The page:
Obviously, right now it is close to impossible to return to our old lives. But this is not the time to BARGAIN against the rules of masks and social distancing. We must do whatever is in our power to weather this storm by following all of the necessary precautions to stop the spread of the virus. No negotiations.
Nevertheless, BARGAINING can also be seen as a form of resilience, optimism and persistence. In “Hope”, an eye is positioned inside of an hourglass, below a stream of black sand that represents the bad news and negative emotions that bombard us during a difficult time. We try to hold on to any thread of optimism, but it is often very difficult to find. The hidden white jewel tucked away inside of the iris represents a glimmer of hope that we can find if we look hard enough.
After realizing that bargaining did not help, we often fall into the state of DEPRESSION. We experience the deep pain of our loss, feel hopeless and view life as empty and pointless.
When I was in graduate school, I worked on finding a treatment for spinal cord injury, which can happen in a collision accident and result in lifetime paralysis. Such traumatic injury to the central nervous system results in a biochemically inhibitory environment, and presents a serious challenge for neurons that attempt to regenerate. In addition to inhibitory biochemical signals, a physical barrier called a “glial scar” forms at the injury site (in red below). Very few cells succeed in extending their axons beyond the glial scar, but with proper pharmacological treatment it is possible to promote their growth. In contrast to healthy cells, axons that manage to pass the scar show a very distorted or “tortured” morphology (right side of the photo below).
“Tortured” shows a temporal continuum, where the left solid side of the nerve represents intact life before an incident. Once the nerve is crushed, a large inflamed scar forms at the site of injury, as represented by the red cells (astrocytes). We do our best to get through, extending small tips of weak optimism that we have left past the scar. But in the end, these slender processes come out bearing a deformed, tortured morphology showing the permanent damage that they withstood. Nevertheless, they keep moving forward.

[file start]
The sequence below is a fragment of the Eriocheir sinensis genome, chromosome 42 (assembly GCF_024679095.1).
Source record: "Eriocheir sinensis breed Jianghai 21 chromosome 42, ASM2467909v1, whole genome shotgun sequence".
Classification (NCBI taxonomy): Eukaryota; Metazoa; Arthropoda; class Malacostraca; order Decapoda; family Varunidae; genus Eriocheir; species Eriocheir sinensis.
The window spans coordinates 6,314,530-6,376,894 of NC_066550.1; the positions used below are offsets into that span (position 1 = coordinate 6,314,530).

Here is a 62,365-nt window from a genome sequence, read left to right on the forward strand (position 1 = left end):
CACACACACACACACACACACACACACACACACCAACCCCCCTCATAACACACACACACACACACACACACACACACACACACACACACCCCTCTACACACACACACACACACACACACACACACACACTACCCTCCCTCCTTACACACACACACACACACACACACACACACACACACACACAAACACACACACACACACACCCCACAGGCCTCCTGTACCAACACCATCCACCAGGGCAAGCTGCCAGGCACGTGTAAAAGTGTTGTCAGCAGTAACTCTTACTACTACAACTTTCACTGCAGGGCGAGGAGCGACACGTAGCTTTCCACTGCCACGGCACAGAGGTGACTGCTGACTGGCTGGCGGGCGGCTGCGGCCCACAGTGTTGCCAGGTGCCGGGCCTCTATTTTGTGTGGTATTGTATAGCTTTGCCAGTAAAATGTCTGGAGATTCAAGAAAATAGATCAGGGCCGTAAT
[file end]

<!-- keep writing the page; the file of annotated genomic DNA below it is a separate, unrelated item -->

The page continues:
There is no defined period of time that it takes to go through the first four stages. We may go through them in a linear fashion or keep circling back. Not everyone may reach the stage of ACCEPTANCE, but those who do, put the past behind them and reach the state of quiet equilibrium.
In “Transformation”, a single neuron is shown to undergo its differentiation process. Over time, it not only acquires a more complex morphology, but also specializes its compartments. This process can be visualized by staining the cell with different markers. While an immature neuron typically shows a uniform distribution of a certain protein (and thereby color), over time these proteins will localize in different areas of the cell and form a gradient. In “Transformation”, we see a neuron with yellow staining of the cell body that extends into the trunks of its processes. However, as they grow further away from the center, the processes gradually begin to lose the yellow marker and transition to a red one that is necessary for proper functioning of the distal ends. I think that ACCEPTANCE shows a similar phenomenon. We adjust to change and move on, transforming ourselves to fit the circumstances. When the extrinsic world cannot be changed, we have no choice but to change ourselves.
Cells are amazing in how they can adjust to their new environment and do what they can to survive and flourish. I believe we can learn something from these incredible microscopic structures that constitute our brains and get our lives back on track even in the face of COVID-19 and everything it brings with it.
What do you think? Can you relate to any of the feelings these images represent? I would love to hear your stories.
Art is my emotional outlet and my oasis. I use art to express my feelings and work through life issues. Come join me on this journey of letting go of control and letting the creative process take over. You will get access to all of the behind the scenes footage and see the major breakthroughs that translate into new artwork.